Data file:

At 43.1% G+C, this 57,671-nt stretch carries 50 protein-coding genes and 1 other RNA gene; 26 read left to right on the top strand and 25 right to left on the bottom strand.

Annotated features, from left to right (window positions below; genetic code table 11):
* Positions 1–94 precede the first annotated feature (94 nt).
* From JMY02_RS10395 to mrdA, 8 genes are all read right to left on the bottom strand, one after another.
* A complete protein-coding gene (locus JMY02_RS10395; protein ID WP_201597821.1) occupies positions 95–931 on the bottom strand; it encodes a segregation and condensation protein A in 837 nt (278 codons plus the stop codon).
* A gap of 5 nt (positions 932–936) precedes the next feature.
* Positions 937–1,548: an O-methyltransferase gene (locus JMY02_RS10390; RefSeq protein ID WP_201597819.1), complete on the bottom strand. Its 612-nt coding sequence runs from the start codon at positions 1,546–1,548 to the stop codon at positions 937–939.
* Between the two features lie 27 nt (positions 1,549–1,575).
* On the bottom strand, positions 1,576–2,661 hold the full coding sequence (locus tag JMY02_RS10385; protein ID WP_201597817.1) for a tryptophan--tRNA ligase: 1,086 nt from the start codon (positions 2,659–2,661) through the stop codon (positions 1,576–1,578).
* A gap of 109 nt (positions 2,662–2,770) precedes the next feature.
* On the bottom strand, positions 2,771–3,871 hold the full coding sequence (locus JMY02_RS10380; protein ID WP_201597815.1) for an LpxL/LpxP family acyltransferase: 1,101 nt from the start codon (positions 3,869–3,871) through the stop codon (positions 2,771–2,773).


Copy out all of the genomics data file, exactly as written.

At 43.1% G+C, this 57,671-nt stretch carries 50 protein-coding genes and 1 other RNA gene; 26 read left to right on the top strand and 25 right to left on the bottom strand.

Annotated features, from left to right (window positions below; genetic code table 11):
* Positions 1–94 precede the first annotated feature (94 nt).
* From JMY02_RS10395 to mrdA, 8 genes are all read right to left on the bottom strand, one after another.
* A complete protein-coding gene (locus JMY02_RS10395; protein ID WP_201597821.1) occupies positions 95–931 on the bottom strand; it encodes a segregation and condensation protein A in 837 nt (278 codons plus the stop codon).
* A gap of 5 nt (positions 932–936) precedes the next feature.
* Positions 937–1,548: an O-methyltransferase gene (locus JMY02_RS10390; RefSeq protein ID WP_201597819.1), complete on the bottom strand. Its 612-nt coding sequence runs from the start codon at positions 1,546–1,548 to the stop codon at positions 937–939.
* Between the two features lie 27 nt (positions 1,549–1,575).
* On the bottom strand, positions 1,576–2,661 hold the full coding sequence (locus tag JMY02_RS10385; protein ID WP_201597817.1) for a tryptophan--tRNA ligase: 1,086 nt from the start codon (positions 2,659–2,661) through the stop codon (positions 1,576–1,578).
* A gap of 109 nt (positions 2,662–2,770) precedes the next feature.
* On the bottom strand, positions 2,771–3,871 hold the full coding sequence (locus JMY02_RS10380; protein ID WP_201597815.1) for an LpxL/LpxP family acyltransferase: 1,101 nt from the start codon (positions 3,869–3,871) through the stop codon (positions 2,771–2,773).